(64.) Michael Paul Rogin, Blackface, White Noise: Jewish Immigrants in the Hollywood Melting Pot (University of California Press, 1998), 56.

(65.) Gorin reports that in his final years, spent in America, Goldfaden intended to dramatize George Eliot's Daniel Deronda, motivated by "nationalistic sentiments." Daniel Deronda, a novel that certainly draws on Jewish orientalism, was in many ways inspired by Uncle Tom's Cabin (Di geshikhte fun yidishn teater, 182).

(66.) Seth Wolitz, "Shulamis and Bar Kokhba: Renewed Jewish Role Models in Goldfaden and Halkin," Yiddish Theater: New Approaches, ed., Joel Berkowitz, 89.

(67.) Miroslawa M. Bulat, "From Goldfaden to Goldfaden in Cracow's Jewish Theatres," in Yiddish Theatre: New Approaches (Oxford: Littman Library of Jewish Civilization, 2003), 150. In Warsaw's radical Yiddish Yung Teater, a dramatization of the Saccho and Vanzetti trials (1933) was followed by Mississippi, a critically praised drama based on the Scottsboro affair, marking another politically charged effort to represent race and racism on stage. See Jeffrey Veidlinger, "From Boston to Mississippi on the Warsaw Yiddish Stage," Inventing the Modern Yiddish Stage: Essays in Drama, Performance, and Show Business, eds., Joel Berkowitz and Barbara Henry (Wayne State University Press, 2012), 136-154.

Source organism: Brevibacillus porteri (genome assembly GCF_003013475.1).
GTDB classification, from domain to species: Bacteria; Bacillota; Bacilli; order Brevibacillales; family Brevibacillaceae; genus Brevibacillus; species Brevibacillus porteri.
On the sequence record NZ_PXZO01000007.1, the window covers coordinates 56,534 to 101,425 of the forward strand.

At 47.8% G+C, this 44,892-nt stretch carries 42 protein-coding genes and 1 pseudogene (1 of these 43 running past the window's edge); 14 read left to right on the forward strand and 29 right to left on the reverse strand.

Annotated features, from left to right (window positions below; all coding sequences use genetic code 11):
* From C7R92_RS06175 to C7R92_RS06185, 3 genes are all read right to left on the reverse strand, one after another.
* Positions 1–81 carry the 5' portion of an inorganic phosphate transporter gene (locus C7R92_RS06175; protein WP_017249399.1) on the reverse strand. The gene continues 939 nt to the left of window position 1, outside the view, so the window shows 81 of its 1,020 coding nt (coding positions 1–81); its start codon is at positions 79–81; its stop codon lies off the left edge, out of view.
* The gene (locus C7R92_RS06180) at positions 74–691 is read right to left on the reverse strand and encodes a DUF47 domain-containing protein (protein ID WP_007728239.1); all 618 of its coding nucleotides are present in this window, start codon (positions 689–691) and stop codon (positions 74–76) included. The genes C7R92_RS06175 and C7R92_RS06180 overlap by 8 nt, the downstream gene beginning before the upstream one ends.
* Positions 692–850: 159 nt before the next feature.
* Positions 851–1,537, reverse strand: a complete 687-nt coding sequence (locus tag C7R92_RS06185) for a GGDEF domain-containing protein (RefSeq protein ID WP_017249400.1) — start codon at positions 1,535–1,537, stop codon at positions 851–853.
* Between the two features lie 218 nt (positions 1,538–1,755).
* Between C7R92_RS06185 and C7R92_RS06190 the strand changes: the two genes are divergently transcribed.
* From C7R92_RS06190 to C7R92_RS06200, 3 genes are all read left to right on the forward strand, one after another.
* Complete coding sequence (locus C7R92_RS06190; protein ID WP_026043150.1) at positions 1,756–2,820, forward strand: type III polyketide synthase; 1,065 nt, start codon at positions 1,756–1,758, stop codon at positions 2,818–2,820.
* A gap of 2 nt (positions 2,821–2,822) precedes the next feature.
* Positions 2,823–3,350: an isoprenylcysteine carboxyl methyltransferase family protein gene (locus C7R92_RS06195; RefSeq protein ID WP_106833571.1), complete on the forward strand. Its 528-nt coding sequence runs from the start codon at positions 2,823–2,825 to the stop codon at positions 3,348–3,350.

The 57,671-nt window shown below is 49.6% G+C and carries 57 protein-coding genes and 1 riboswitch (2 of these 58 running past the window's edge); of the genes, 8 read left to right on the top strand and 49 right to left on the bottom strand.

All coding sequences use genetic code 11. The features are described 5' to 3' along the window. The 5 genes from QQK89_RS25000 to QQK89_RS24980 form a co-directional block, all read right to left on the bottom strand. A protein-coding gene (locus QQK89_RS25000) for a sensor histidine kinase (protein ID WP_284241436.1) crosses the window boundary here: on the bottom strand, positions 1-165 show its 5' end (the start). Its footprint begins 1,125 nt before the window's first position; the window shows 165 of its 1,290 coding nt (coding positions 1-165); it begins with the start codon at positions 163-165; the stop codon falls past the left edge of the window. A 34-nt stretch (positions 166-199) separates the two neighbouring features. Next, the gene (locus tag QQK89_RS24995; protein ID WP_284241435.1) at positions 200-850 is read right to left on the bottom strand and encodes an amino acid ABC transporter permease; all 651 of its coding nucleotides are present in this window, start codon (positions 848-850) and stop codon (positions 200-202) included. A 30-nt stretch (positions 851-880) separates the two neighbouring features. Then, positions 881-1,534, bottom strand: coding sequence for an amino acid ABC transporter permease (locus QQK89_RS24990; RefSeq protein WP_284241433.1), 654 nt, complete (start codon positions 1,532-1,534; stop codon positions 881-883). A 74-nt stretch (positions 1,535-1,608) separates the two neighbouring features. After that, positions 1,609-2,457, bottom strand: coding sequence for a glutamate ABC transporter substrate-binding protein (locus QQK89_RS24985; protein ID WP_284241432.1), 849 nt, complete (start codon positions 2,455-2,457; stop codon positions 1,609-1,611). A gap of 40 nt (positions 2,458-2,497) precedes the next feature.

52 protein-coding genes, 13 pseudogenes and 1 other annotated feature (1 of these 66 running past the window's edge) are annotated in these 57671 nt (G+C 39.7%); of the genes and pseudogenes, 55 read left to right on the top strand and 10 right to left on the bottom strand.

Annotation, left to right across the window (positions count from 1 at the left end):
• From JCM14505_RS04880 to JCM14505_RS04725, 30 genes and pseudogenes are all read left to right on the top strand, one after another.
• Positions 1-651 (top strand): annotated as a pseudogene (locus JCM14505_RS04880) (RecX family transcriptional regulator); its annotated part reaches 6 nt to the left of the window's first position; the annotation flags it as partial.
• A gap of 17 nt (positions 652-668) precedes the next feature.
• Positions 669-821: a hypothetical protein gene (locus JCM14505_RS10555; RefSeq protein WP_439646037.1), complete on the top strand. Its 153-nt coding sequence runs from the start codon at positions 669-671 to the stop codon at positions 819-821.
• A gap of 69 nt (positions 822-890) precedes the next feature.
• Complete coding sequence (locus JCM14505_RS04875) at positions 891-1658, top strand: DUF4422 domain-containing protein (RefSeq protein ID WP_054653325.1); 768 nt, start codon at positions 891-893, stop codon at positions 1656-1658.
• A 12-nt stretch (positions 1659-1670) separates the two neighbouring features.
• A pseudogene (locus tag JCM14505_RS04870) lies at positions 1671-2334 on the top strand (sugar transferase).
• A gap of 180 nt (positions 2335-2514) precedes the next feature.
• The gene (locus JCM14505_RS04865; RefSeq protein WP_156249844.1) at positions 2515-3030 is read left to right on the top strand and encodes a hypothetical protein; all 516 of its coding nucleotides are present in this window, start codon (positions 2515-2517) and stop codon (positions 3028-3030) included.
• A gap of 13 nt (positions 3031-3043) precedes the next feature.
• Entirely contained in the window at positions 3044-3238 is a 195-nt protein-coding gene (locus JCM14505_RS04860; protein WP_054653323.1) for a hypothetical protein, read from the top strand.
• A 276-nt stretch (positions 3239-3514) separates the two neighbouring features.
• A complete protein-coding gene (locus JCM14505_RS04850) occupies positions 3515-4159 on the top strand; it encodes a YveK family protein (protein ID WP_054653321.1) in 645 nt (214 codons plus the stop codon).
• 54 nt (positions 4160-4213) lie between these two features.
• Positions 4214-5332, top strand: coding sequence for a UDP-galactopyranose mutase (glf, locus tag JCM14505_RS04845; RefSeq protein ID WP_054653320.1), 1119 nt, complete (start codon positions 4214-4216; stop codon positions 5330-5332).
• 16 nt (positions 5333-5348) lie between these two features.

(68.) Bulat, "'Cosmopolitan' or 'Purely Jewish?': Zygmunt Turkow and the Warsaw Yiddish Arts Theatre," Inventing the Modern Yiddish Stage: Essays in Drama, Performance, and Show Business, eds. Joel Berkowitz and Barbara Henry (Wayne State University Press, 2012), 132.

(69.) I have not been able to determine if American productions of Shulamis likewise might have called upon blackface minstrelsy performance conventions in playing Tsingitang.

(70.) Quoted in Berkowitz, Shakespeare on the American Yiddish Stage, 134; italics added.

(71.) Esther Romeyn, Street Scenes: Staging the Self in bnmigrant New York, 1880-1924 (Minneapolis: University of Minnesota Press, 2008), 161.